A beachhead in Warsaw

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One of the not-so-secret secrets to Warsaw’s astounding success is the fierce competition among the three major orthopedics
companies headquartered in the northern Indiana town.

Rivalry among Zimmer, DePuy and Biomet is intense—really
intense. So much so that folks in the industry speak quietly in social settings to avoid tipping off competitors. Just about
everyone in the town of 13,000 who isn’t flipping burgers or selling tires works for the big three and their suppliers,
or for the Medtronic plant, which also makes implants.

So it comes as something of a surprise that BioCrossroads,
the not-for-profit that promotes life sciences in central Indiana, was able to get the players to agree to start their own
promotional group in Warsaw.

OrthoWorx, which was recommended publicly last week but hasn’t formally launched,
will help improve technology and try to stop the federal government from crimping reimbursements to hospitals
and other health care providers for hip and knee replacements.

This isn’t a small thing. The Warsaw companies
have worked together on fundraisers, and they have a lobbying group. But they haven’t cooperated on
much else over the years. They keep an independent distance not only because of the competition, but personalities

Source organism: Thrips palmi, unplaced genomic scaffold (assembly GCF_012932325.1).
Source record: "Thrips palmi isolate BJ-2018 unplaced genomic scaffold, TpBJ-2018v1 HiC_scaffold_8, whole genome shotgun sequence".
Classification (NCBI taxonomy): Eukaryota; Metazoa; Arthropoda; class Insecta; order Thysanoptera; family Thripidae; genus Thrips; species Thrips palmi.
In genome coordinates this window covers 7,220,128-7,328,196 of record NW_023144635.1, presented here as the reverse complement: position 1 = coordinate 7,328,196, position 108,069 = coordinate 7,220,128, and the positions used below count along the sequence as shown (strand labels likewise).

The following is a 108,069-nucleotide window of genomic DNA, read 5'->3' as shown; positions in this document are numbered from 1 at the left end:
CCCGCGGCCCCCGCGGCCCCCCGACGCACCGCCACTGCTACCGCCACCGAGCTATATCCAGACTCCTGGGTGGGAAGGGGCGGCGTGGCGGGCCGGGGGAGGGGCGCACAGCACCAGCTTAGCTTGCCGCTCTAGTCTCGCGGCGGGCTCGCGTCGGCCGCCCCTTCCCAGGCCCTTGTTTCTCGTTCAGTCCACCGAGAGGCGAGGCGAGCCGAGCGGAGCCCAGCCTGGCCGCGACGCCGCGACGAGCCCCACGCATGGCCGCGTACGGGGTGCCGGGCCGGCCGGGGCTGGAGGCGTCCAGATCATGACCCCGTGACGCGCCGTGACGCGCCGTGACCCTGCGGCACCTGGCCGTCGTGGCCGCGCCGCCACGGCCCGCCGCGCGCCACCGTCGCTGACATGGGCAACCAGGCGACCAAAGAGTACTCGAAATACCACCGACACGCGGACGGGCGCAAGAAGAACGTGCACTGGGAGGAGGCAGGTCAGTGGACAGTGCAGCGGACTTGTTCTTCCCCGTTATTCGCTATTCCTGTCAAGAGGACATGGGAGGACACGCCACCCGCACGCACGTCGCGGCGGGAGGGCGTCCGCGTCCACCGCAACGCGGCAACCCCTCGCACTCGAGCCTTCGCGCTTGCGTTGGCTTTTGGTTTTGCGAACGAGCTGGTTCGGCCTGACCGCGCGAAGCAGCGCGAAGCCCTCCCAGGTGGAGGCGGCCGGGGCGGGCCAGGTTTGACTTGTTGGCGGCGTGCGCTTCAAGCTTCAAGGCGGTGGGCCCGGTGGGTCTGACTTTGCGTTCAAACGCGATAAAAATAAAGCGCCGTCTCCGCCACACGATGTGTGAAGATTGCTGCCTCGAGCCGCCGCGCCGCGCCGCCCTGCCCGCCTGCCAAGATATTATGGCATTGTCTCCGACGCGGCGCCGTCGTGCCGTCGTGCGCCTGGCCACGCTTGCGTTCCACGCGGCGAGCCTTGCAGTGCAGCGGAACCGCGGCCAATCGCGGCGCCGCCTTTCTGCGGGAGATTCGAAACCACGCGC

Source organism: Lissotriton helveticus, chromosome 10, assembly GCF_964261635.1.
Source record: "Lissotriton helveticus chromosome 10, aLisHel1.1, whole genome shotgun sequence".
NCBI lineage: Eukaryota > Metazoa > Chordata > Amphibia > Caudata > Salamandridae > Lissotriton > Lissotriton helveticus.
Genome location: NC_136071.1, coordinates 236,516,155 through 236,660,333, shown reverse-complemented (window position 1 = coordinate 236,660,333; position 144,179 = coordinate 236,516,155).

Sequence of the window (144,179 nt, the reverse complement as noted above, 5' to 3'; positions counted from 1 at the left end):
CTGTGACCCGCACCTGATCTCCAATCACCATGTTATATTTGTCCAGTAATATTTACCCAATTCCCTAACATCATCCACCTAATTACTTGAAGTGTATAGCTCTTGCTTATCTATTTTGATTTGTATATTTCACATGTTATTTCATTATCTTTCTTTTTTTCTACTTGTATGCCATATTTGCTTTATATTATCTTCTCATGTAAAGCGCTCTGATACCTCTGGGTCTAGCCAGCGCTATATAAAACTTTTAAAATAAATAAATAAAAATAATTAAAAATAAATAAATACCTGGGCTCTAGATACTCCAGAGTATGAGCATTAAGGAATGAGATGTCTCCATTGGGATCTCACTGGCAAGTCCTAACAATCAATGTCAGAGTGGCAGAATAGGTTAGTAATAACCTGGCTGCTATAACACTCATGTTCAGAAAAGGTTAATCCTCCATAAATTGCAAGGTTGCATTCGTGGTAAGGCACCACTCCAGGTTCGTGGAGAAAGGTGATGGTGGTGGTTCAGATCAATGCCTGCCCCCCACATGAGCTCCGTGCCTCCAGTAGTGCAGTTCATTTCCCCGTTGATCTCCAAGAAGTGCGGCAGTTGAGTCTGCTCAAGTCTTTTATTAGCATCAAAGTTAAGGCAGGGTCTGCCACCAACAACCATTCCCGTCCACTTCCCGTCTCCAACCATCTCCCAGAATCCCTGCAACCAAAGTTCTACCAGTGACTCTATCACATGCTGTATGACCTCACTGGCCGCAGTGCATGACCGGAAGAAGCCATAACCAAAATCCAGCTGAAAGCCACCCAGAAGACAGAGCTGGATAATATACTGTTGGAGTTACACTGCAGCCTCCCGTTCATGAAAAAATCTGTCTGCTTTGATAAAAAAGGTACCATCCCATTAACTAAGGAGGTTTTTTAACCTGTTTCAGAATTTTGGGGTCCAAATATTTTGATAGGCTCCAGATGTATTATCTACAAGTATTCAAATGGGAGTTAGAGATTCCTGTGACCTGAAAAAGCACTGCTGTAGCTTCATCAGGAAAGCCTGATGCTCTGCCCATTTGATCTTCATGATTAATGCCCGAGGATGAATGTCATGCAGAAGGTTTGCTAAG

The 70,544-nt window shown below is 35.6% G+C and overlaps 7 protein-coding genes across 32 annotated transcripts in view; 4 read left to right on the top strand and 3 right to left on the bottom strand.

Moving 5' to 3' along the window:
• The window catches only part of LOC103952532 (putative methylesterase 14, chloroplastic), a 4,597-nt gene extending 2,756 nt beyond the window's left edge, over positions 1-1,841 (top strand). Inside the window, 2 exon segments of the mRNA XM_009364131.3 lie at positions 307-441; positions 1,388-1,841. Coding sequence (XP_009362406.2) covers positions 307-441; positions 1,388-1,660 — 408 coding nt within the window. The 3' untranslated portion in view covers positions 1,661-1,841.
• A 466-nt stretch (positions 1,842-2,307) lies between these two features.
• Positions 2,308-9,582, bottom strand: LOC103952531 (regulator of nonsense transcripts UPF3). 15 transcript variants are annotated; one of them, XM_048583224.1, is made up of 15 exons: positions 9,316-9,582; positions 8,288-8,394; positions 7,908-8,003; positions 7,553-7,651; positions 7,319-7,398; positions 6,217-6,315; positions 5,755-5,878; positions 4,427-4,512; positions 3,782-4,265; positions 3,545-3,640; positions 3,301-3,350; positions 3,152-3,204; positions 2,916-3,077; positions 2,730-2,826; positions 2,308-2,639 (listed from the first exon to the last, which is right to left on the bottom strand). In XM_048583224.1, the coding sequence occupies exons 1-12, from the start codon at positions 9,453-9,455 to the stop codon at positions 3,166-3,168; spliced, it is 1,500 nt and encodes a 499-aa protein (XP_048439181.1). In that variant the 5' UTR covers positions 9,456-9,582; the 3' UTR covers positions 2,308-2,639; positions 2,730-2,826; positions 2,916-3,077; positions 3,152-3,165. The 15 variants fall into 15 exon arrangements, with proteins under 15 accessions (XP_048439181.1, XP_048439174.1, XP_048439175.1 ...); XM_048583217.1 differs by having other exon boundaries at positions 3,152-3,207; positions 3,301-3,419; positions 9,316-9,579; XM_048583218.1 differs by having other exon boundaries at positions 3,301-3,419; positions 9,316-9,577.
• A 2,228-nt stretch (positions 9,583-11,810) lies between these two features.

sometimes clash, and they also need to avoid the appearance of price-fixing and other collusion.

Dane Miller, who
founded Biomet and remains a director, thinks OrthoWorx will succeed if it avoids even the appearance of
favoring a particular company. Miller is still smarting from Zimmer’s nailing a state technology grant a few years ago
to work with Indiana and Purdue universities and the University of Notre Dame. Biomet applied but got nothing.

tricky, certainly. But I think it’s doable,” says Miller, who was consulted about OrthoWorx. “We will work
hard to be fair and not to let our competitive impulses get in the way of the organization.”

How do you feel
about competition so severe that the parties sometimes can barely talk to each other? Is it productive in the long run?

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